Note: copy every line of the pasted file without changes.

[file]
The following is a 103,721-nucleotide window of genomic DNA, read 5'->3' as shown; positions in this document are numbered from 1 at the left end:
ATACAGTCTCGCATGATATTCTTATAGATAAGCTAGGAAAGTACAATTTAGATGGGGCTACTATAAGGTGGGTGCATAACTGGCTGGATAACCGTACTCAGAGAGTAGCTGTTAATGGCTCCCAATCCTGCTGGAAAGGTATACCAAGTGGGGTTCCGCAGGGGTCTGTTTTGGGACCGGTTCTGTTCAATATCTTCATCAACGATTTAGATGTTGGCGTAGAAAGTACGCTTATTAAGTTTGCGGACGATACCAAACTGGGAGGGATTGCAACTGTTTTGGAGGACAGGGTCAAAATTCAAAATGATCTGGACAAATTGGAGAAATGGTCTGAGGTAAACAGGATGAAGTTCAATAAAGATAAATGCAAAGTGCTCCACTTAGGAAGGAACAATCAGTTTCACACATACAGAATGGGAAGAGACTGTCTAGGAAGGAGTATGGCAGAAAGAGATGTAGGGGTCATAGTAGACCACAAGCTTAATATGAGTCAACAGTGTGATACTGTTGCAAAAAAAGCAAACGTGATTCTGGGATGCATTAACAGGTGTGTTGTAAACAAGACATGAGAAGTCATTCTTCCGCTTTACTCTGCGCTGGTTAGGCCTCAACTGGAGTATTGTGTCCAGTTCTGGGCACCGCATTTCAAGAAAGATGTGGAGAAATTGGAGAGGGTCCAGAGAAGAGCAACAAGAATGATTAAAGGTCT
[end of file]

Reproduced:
The following is a 103,721-nucleotide window of genomic DNA, read 5'->3' as shown; positions in this document are numbered from 1 at the left end:
ATACAGTCTCGCATGATATTCTTATAGATAAGCTAGGAAAGTACAATTTAGATGGGGCTACTATAAGGTGGGTGCATAACTGGCTGGATAACCGTACTCAGAGAGTAGCTGTTAATGGCTCCCAATCCTGCTGGAAAGGTATACCAAGTGGGGTTCCGCAGGGGTCTGTTTTGGGACCGGTTCTGTTCAATATCTTCATCAACGATTTAGATGTTGGCGTAGAAAGTACGCTTATTAAGTTTGCGGACGATACCAAACTGGGAGGGATTGCAACTGTTTTGGAGGACAGGGTCAAAATTCAAAATGATCTGGACAAATTGGAGAAATGGTCTGAGGTAAACAGGATGAAGTTCAATAAAGATAAATGCAAAGTGCTCCACTTAGGAAGGAACAATCAGTTTCACACATACAGAATGGGAAGAGACTGTCTAGGAAGGAGTATGGCAGAAAGAGATGTAGGGGTCATAGTAGACCACAAGCTTAATATGAGTCAACAGTGTGATACTGTTGCAAAAAAAGCAAACGTGATTCTGGGATGCATTAACAGGTGTGTTGTAAACAAGACATGAGAAGTCATTCTTCCGCTTTACTCTGCGCTGGTTAGGCCTCAACTGGAGTATTGTGTCCAGTTCTGGGCACCGCATTTCAAGAAAGATGTGGAGAAATTGGAGAGGGTCCAGAGAAGAGCAACAAGAATGATTAAAGGTCT